Quad RF Synthesizer (QRF)

Please note: due to the global semiconductor shortage, we are unable to supply QRF and do not expect availability to improve until late 2024.

Building on the success of our XRF flagship RF source, MOGLabs is excited to introduce a quad-channel RF synthesizer that offers the flexibility of computer-controlled DDS generation at an economical per-channel price. A robust and versatile digital RF source at a price point that can compete with home-built analogue solutions.

The QRF offers a range of functionality for common AOM tasks such as adjustable frequency shifting, analog AM/FM/PM/PID, intensity stabilisation, and pulse generation. Optional integrated power amplifiers (QRF241) enable most AOMs to be driven directly without the need for external amplification.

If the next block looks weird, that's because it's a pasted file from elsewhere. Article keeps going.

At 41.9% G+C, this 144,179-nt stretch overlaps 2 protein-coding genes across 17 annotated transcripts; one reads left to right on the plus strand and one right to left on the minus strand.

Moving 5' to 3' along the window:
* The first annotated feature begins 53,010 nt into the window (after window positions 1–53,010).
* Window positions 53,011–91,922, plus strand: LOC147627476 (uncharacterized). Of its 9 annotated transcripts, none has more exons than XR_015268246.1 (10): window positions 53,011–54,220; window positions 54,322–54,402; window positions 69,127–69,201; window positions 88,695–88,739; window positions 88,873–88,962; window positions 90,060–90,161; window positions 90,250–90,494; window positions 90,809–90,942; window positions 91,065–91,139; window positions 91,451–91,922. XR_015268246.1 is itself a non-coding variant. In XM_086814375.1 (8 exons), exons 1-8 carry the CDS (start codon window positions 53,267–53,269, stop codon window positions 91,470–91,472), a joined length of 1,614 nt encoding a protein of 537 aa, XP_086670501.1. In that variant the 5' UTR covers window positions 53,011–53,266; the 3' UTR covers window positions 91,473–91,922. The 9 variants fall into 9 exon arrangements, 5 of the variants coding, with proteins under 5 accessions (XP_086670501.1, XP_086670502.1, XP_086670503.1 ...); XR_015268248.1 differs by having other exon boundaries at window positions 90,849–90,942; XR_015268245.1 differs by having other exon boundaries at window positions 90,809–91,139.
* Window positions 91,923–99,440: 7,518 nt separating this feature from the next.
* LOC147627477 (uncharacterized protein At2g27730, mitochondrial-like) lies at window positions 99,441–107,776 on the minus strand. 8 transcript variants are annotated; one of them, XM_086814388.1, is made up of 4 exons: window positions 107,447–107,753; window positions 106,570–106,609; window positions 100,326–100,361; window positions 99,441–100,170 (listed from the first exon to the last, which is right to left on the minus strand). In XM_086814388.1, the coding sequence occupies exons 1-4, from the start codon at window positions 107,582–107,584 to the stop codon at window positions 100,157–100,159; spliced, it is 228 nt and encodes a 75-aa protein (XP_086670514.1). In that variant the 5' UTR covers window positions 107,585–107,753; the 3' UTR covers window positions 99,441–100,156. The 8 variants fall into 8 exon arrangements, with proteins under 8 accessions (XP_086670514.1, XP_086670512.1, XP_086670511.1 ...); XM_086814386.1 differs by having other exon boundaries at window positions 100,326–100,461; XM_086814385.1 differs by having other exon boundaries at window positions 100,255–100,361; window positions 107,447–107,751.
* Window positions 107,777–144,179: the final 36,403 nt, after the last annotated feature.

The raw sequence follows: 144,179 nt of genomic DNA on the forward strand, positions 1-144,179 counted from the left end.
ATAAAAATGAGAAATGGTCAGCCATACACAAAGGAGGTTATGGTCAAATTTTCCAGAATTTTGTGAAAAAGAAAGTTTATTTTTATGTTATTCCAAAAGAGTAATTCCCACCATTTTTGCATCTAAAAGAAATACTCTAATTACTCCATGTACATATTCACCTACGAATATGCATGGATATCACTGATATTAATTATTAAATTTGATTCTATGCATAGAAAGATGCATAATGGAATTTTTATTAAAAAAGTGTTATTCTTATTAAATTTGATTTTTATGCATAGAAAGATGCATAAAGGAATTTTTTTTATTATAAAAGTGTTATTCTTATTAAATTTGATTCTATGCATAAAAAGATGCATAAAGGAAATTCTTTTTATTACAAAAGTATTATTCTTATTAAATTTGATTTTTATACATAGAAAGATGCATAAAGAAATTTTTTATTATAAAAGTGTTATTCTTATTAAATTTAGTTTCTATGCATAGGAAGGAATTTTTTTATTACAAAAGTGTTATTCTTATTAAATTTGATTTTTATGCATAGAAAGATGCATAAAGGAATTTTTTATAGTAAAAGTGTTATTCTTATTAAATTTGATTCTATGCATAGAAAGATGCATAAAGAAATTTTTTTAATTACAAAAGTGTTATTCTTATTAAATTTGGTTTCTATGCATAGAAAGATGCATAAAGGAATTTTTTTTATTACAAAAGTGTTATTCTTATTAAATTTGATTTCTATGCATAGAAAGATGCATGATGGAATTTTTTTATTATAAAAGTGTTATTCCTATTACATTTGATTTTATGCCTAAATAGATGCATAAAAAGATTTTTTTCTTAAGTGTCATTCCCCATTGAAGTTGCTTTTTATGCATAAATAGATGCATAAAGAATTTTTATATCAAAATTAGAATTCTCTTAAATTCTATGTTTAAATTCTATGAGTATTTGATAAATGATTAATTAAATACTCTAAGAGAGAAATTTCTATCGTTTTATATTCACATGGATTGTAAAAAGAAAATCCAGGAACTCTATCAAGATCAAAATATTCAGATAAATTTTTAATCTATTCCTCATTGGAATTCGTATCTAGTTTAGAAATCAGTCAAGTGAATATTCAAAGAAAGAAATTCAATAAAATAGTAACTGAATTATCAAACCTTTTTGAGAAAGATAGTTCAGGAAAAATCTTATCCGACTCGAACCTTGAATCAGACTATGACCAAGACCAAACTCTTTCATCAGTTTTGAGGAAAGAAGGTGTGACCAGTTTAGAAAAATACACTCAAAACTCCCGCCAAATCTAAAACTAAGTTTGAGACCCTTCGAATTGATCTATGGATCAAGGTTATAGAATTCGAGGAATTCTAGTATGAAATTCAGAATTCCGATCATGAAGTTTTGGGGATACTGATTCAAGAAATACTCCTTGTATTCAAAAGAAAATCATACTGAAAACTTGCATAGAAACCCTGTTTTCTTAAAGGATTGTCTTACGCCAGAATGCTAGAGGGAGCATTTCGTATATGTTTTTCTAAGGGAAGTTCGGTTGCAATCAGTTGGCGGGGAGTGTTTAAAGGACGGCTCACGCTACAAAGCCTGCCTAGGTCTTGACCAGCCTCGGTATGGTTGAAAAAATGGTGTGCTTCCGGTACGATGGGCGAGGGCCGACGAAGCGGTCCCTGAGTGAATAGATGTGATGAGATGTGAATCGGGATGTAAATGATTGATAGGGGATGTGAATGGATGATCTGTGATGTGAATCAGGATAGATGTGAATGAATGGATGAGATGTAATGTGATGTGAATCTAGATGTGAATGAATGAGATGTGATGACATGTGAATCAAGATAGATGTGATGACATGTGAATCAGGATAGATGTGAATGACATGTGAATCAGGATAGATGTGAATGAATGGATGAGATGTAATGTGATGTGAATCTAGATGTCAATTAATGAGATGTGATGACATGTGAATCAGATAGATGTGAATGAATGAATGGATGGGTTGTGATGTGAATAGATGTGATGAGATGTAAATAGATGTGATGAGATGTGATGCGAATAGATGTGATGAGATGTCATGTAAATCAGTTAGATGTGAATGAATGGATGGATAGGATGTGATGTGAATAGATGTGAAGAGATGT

The channels are inherently phase synchronous, simplifying phase mod-demod experiments such as IQ-measurement. Each channel has a separate modulation input which can be configured independently. Hardware TTL switching permits rapid pulse generation with low jitter.

An integrated display and menu system simplifies standalone operation, and it can be fully computer-controlled over Ethernet or USB using a human-readable control language. A full software suite is provided, including examples in Python, MATLAB and LabVIEW.

Typical measured output power

Precise, wide-band frequency control

The QRF is capable of generating output frequencies up to 250MHz at 0.12Hz steps, giving reliable and precise tuning of your output frequency.

An intrinsic limitation of simple DDS systems is that the gain at higher frequencies is reduced. This plot shows typical output power across the output range to help decide whether this product is right for your application. For more critical applciations, see the MOGLabs XRF which has a flatter response curve and higher power across the range.

Example of TTL-controlled pulse generation

Fast TTL control and pulse generation

The QRF features a high-speed RF switch that enables the generation of rapid RF pulses (blue) using a TTL control signal (red) - with only 40ns latency from input to output!